Willock receives the ball breaking Liverpool’s first line of pressure. Body’s positioned to see the majority of pitch and make a progressive pass.

Willock receiving a pass in space breaking Liverpool’s pressing scheme. Body positioned to immediately carry the ball forward.

Driving the team forward

Willock’s forward-thinking mentality is evident. Nothing screams it more however than when he receives the ball and is given space to run into. The most common theme of his play is how he loves to drive forward with the ball. The academy graduate has averaged 2.0 dribbles per game and succeeded 100% of them. He particularly enjoys driving down the left flank.

Against Newcastle, he was fouled three times. More interestingly all of the fouls were suffered in Newcastle’s own half. Allowing for Arsenal to then settle in possession in opposition territory. This is yet another quality of his game that has helped Arsenal during transitiong into the opposition half.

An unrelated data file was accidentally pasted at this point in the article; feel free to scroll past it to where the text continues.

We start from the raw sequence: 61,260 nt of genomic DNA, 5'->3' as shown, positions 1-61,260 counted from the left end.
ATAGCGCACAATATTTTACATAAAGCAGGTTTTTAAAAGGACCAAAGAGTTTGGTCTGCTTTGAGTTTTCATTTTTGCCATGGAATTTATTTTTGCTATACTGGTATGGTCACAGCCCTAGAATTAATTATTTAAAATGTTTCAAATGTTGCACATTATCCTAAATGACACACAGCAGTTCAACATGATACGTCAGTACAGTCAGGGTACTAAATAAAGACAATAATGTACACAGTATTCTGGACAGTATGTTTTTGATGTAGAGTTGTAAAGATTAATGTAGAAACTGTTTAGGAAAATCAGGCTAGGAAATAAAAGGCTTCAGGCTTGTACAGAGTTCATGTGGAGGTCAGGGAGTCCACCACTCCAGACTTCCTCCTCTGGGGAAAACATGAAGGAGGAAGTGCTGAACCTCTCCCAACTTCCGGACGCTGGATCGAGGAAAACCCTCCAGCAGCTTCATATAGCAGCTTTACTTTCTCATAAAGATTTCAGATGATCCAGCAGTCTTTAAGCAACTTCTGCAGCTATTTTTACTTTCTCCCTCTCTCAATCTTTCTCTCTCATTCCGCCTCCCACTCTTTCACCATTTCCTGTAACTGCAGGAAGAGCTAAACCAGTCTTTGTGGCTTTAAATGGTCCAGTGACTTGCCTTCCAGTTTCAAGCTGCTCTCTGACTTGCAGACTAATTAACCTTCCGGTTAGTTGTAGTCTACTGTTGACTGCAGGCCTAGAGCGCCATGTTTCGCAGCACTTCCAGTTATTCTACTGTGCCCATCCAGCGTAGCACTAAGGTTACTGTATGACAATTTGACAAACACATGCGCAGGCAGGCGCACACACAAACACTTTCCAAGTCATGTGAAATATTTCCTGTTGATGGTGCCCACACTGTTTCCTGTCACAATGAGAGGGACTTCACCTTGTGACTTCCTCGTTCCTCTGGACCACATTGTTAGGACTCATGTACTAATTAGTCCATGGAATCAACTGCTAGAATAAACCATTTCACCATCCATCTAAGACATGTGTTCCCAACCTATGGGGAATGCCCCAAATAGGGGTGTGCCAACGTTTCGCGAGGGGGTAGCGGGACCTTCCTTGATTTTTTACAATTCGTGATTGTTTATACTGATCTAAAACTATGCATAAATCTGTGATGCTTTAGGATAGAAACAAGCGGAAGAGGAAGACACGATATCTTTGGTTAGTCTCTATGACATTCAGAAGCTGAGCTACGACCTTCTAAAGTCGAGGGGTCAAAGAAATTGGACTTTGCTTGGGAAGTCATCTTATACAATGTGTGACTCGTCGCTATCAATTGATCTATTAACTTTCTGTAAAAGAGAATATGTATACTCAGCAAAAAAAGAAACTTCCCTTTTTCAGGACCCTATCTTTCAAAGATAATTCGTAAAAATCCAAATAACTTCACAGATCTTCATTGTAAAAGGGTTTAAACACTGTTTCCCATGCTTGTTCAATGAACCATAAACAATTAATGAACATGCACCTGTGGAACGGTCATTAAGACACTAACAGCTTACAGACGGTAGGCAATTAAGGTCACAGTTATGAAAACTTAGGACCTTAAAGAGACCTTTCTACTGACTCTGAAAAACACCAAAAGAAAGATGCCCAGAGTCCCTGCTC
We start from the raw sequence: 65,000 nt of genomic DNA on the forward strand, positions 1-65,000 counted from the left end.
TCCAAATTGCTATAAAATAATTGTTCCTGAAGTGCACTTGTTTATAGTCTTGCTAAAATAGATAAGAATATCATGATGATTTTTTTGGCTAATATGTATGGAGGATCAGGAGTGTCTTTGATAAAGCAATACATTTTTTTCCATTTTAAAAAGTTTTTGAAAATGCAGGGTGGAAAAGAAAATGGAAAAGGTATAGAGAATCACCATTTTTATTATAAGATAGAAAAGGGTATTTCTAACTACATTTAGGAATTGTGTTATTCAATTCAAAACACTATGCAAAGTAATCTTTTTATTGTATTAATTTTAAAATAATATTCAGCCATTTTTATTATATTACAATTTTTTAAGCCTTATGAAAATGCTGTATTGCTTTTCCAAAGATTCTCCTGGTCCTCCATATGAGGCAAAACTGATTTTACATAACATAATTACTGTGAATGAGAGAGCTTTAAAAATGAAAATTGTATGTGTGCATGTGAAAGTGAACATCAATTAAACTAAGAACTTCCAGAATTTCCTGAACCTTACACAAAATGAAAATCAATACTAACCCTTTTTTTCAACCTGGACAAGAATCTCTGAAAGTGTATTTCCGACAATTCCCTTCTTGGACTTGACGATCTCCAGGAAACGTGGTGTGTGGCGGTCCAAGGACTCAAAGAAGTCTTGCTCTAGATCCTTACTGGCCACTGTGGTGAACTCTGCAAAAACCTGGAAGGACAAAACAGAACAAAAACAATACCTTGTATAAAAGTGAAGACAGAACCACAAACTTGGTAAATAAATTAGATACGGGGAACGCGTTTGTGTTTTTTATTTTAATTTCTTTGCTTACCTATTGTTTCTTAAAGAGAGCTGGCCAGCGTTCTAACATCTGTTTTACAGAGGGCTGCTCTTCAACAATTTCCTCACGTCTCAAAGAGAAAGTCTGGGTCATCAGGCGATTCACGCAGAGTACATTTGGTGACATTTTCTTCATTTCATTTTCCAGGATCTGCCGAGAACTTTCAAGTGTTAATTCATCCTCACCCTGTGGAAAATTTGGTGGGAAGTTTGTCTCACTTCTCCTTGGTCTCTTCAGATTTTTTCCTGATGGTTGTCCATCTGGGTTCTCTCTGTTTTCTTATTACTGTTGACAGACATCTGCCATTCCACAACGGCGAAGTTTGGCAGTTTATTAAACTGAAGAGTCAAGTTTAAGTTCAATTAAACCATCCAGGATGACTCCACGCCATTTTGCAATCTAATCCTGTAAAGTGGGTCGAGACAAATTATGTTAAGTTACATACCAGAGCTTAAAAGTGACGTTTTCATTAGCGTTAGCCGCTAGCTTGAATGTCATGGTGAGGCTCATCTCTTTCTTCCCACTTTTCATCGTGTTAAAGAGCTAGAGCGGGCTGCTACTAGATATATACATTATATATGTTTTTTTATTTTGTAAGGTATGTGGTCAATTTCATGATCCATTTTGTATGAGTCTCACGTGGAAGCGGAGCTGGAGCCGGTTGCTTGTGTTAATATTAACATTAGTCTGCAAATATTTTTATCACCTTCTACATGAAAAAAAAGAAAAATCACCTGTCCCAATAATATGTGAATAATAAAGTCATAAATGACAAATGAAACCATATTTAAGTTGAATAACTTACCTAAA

As before mentioned he likes to carry the ball down the left flank. Cleverly he uses the touchline as an asset. If a player begins to close him down or space he’s running into he will knock the ball off of them. Winning a throw-in for Arsenal rather than turning the ball over. Arsenal have been most vulnerable over the past couple of seasons during defensive transition. Boasting the 10th worst xGA (expected goals against) last season. So this has been a little touch that can be going a long way.

Joe Willock nutmegs Trent Alexander-Arnold sending Arsenal into a counter-attacking situation.

Where does he fit in best?

Depth in the midfield can only be seen as a good thing. Granit Xhaka, Lucas Torreria, Matteo Guendouzi, and Dani Ceballos. All quality midfielders who are established, first-team players. So where does Willock fit in? Willock’s skillset is not known for his defensive qualities more-so for his ability on the ball. So through tactics, he would be most likely lineup as a 10 or 8 as he has done.